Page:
Before you pass judgment on me, let me explain.
I cannot lie (lest I need to go to confession, which might be tricky since priests aren’t easy to come by in this predominantly Muslim country). I and my 11 colleagues did indeed barge in on the wedding of perfect strangers.
But, it’s not what you think.
We were scheduled to meet with Fr. Boulos Baqaleen at the Melkite Catholic Church of St. Georges in Kerak, Jordan in order to explore what a Jordanian Catholic parish is like. However, some hours before our scheduled visit, Fr. Boulos informed our guide, Raed, over the phone that he was extremely busy that day and would only be able to visit with us for a few minutes.
And we did just that.
When we arrived at St. Georges, we were ever-so warmly welcomed, not only by Fr. Boulos, but also by a group of men of the parish. They scurried us into the church hall (quite small by US standards) and soon our hands were filled with drinks and baked goodies. I must say, I believe I’m developing a taste for Turkish coffee.
But, I digress.
We chatted a bit with Father and the men, and they gave us some insight as to what Catholic parishes are like in Jordan. Christians are the minority and Catholics are the minority of the minority. Parishes are small, having anywhere from 50 to 200 families. The congregation tends to be on the older side, since the young people tend to move to the big cities and sometimes other countries since it’s easier to find work there. Once they go to the cities, they often forget about their faith as they become swallowed up by the chaos of city life worldliness. To counter this, St. Georges is raising money to build a youth center adjacent to the church. They’re also trying to renovate the dilapidated rectory behind the church.
It’s slow going.
Jordan is not a rich country, made more so by having taken in and caring for thousands upon thousands of refugees from neighboring countries. The parishes are poor, also, so projects like the ones at St. Georges take time and effort. Emphasis on time.
“When we have the money, we build some more. When we don’t have the money, we stop building. We go little by little,” Fr. Boulos said.
And yet, they never give up.
Our tour came to a quick end because Fr. Boulos was to officiate at a wedding taking place at St. Georges in just a little while. The bride and groom both grew up in this parish, and were back to marry there. According to a few of the locals, that doesn’t happen often.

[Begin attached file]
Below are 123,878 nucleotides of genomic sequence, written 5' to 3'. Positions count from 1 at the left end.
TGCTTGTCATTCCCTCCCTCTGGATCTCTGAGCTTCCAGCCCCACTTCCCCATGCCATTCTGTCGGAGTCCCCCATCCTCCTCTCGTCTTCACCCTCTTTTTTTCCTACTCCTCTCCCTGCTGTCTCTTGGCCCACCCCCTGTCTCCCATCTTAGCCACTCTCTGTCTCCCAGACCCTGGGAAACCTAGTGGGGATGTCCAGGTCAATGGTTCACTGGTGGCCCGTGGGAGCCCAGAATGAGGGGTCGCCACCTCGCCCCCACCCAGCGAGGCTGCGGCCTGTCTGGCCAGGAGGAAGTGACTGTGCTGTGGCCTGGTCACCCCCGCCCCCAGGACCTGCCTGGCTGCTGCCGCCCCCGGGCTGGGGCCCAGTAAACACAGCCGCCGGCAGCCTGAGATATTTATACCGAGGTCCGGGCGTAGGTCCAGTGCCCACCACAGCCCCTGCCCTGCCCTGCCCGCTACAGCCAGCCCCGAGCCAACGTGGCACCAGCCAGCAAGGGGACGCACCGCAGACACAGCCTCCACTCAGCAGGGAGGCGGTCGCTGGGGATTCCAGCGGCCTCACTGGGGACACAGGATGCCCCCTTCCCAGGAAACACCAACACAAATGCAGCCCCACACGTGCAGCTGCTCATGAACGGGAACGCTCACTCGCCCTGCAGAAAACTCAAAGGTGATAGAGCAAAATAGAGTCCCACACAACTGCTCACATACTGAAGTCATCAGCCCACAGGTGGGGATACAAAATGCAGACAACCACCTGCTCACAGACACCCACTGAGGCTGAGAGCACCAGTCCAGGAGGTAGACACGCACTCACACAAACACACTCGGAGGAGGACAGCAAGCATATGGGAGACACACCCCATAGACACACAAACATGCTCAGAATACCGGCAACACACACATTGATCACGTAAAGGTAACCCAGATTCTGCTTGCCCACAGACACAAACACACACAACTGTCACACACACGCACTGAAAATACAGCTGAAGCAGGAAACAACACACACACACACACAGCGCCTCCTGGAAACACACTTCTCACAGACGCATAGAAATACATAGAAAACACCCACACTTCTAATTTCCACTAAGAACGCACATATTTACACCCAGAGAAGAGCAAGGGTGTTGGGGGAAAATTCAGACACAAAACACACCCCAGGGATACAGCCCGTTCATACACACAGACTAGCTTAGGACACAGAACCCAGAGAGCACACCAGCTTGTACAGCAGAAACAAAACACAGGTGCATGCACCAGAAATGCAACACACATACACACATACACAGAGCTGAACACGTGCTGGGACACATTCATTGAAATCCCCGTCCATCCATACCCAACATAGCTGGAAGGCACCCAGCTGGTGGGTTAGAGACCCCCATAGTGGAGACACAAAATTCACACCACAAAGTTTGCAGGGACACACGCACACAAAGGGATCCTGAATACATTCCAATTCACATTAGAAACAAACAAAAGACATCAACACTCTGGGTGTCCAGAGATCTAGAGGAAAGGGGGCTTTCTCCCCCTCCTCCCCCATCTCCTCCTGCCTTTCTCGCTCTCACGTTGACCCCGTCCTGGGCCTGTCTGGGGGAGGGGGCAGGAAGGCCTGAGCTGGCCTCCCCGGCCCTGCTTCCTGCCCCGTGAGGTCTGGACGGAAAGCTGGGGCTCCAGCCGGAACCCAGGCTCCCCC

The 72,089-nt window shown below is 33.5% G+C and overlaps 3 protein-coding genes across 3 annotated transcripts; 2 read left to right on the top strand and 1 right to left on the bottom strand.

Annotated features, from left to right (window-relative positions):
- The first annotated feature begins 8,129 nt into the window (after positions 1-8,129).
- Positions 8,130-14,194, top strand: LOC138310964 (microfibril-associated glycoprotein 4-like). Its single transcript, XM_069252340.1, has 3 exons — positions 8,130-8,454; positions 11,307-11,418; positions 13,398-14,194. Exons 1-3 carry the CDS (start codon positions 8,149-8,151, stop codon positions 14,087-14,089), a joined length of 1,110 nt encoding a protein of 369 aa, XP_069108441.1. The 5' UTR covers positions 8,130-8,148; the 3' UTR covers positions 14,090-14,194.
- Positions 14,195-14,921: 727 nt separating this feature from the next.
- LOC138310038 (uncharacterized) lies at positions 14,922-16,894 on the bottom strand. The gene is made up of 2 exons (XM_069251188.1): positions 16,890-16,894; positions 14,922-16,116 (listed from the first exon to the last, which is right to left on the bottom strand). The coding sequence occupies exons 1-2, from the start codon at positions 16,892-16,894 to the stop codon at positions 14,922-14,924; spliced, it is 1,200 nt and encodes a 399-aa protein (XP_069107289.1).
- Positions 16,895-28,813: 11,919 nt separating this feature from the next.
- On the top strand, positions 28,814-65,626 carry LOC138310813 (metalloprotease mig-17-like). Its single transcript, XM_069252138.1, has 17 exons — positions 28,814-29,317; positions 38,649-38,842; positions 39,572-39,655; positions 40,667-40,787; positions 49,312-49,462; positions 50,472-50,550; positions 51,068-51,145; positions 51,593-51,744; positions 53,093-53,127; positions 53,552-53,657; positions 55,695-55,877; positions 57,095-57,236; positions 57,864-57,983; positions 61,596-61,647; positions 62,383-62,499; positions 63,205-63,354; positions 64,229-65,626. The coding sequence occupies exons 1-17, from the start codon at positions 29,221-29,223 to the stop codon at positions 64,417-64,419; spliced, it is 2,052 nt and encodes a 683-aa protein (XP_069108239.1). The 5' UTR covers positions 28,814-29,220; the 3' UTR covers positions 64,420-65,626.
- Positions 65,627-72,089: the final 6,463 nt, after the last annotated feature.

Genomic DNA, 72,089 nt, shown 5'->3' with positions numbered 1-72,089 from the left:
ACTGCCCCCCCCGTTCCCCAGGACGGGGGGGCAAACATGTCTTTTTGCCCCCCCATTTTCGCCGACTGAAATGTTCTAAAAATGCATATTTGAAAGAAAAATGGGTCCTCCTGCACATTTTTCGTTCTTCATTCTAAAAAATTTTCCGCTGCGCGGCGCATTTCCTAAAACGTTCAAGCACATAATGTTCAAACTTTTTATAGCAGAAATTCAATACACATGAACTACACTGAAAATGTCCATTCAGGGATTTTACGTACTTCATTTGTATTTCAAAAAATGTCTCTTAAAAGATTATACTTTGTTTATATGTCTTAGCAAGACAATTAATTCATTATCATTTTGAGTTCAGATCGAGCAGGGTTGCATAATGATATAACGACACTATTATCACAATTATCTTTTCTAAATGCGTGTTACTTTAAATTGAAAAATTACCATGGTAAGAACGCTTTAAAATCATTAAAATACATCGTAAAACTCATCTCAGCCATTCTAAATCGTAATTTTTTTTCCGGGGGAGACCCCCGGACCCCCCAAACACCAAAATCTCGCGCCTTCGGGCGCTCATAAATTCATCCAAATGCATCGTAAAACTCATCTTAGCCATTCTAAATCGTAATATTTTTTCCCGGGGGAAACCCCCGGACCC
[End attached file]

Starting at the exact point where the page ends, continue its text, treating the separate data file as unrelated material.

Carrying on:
They were right.
Everyone – really everyone – was indeed happy at our presence, and we were treated so very warmly as we squeezed into the back pews (in spite of being urged to go sit up at the front). Later, Raed told us that the Jordanian tradition is to invite the entire village to weddings, and it certainly did seem so.
Also according to tradition, members of the groom’s family go to get the bride from her home and bring her to the church. That poor groom – he was so nervous waiting for his bride to arrive!
Once at the church, the bride is greeted by her groom and the two process to the church amid singing, clapping, and drums playing. At one point, one of the guests fired a gun into the air, scaring me half to death! It was all part of the absolute joy of everyone present to see this young couple get married.
During the Melkite wedding, crowns are placed on the wedding couple’s heads, and they follow the priest around and around the altar in procession. That was SO beautiful! What I love most about the Melkite Rite is all the singing during Mass, and this wedding Mass did not disappoint.
Before long, it was time to slip out of the church and move on to the next item on our day’s agenda. As we drove along on the bus, Raed explained that, when a Jordanian says you are welcome, you really are welcome.
I can testify to that from firsthand experience. I’ve met folks from many parts of the globe, but I’ve never met anyone quite like the Jordanians with their humble, sincere, and warm-hearted welcome. Our experience with this wedding was a perfect example.
Yes, we crashed a Jordanian wedding. And thanks be to God that we did.